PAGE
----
Oil prices edged lower yesterday after the IMF lowered its global growth forecasts but prices were supported as Hurricane Michael churned toward Florida, causing the shutdown of nearly 40 percent of US Gulf of Mexico crude output.
Brent crude LCOc1 futures were down 21 cents at $84,79 a barrel by 0434 GMT, after a 1,3 percent gain on Tuesday.
US West Texas Intermediate (WTI) crude CLc1 was down by 34 cents, or 0,5 percent, at $74,62 a barrel, after rising nearly 1 percent in the previous session.
The International Monetary Fund downgraded its global economic growth forecasts for 2018 and 2019 on Tuesday, raising concerns that demand for oil products may slump as well.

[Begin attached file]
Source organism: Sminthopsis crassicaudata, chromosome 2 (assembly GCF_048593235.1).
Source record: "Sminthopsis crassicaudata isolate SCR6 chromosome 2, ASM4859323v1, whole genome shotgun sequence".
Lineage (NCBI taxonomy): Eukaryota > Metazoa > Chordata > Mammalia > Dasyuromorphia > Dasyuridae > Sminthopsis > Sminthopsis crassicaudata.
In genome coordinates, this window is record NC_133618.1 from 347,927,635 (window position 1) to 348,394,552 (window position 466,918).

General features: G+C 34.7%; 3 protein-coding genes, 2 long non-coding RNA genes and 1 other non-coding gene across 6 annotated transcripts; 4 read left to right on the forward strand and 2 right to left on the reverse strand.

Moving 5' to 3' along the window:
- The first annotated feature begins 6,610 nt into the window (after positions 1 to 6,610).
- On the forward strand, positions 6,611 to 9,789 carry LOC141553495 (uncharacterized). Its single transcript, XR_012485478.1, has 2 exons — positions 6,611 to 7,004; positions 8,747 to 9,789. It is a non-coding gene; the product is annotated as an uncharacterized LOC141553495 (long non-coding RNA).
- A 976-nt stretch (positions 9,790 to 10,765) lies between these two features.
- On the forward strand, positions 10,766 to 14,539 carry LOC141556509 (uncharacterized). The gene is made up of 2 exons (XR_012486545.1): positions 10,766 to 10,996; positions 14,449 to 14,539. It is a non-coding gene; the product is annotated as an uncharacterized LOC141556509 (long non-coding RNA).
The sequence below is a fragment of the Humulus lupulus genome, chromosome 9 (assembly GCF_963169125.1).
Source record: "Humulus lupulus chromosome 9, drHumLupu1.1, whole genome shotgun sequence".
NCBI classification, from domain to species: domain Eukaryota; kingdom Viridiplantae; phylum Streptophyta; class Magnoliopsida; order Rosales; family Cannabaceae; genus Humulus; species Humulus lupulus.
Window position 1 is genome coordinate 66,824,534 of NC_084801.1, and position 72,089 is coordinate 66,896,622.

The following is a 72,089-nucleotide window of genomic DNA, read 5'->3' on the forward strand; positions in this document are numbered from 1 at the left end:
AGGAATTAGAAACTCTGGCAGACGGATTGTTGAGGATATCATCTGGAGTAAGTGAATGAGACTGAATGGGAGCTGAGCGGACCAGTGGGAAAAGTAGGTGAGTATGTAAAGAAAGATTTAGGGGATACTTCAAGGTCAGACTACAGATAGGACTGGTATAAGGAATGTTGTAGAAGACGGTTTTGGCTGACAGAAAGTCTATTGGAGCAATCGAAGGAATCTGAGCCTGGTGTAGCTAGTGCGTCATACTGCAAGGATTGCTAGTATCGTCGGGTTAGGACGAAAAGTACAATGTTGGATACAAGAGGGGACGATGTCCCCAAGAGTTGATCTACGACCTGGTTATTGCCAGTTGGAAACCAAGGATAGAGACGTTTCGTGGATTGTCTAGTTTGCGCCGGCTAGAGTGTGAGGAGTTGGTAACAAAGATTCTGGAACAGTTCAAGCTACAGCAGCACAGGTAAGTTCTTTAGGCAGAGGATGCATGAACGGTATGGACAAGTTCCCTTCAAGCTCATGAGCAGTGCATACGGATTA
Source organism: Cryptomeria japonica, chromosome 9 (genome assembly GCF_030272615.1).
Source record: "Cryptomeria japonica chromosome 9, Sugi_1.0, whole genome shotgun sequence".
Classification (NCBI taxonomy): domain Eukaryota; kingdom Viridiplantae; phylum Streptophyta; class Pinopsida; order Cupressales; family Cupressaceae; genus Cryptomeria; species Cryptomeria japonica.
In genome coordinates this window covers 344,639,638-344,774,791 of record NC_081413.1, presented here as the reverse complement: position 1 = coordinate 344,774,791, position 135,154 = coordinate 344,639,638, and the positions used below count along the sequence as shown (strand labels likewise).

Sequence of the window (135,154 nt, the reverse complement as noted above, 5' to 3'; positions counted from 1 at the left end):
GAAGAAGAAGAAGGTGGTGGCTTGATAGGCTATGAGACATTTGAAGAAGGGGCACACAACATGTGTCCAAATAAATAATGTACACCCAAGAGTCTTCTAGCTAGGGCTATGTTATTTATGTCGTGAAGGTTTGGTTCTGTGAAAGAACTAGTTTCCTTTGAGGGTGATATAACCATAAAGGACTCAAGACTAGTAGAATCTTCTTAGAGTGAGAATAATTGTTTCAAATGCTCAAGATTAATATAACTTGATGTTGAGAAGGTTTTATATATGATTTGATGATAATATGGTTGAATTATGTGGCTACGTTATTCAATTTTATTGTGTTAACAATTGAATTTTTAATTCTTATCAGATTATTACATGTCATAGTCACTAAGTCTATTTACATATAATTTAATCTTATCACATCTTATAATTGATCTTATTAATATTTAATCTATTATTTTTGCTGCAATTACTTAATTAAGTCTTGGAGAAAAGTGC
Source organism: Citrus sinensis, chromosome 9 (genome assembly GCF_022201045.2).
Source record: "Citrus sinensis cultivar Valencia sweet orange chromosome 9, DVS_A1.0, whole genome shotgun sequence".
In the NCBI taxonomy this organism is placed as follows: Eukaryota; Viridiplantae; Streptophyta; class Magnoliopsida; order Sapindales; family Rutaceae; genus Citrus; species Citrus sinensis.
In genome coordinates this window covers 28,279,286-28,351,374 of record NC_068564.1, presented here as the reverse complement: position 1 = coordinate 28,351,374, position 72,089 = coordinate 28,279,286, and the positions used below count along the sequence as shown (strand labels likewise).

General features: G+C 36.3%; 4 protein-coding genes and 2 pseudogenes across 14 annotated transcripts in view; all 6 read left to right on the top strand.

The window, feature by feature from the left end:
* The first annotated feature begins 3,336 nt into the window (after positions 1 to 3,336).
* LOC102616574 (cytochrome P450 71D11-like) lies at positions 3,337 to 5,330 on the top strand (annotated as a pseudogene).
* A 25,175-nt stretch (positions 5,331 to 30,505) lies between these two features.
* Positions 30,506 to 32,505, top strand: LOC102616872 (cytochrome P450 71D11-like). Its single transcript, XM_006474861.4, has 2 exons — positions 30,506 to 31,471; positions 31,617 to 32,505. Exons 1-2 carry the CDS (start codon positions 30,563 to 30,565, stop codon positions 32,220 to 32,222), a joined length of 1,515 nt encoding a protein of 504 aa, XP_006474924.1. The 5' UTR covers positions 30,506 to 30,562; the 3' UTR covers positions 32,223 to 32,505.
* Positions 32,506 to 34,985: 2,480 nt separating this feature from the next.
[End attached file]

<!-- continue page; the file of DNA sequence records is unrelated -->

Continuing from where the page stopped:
Trade tensions and rising import tariffs were taking a toll on commerce, while emerging markets struggle with tighter financial conditions and capital outflows, the IMF said.
“Prices are peaking at the most opportunistic time given waning global growth narrative,” said Stephen Innes, head of trading APAC at OANDA in Singapore.
In the United States, nearly 40 percent of daily crude oil production was lost from offshore US Gulf of Mexico wells on Tuesday because of platform evacuations and shut-ins ahead of Hurricane Michael.
Oil producers evacuated personnel from 75 platforms as the storm made its way through the central Gulf on the way to landfall on Wednesday on the Florida Panhandle.
The country’s largest privately owned crude terminal, the Louisiana Offshore Oil Port LLC, said late on Tuesday it had halted operations at its marine terminal.
The facility is the only U.S. port able to fully load and unload tankers with a capacity of 2 million barrels of oil.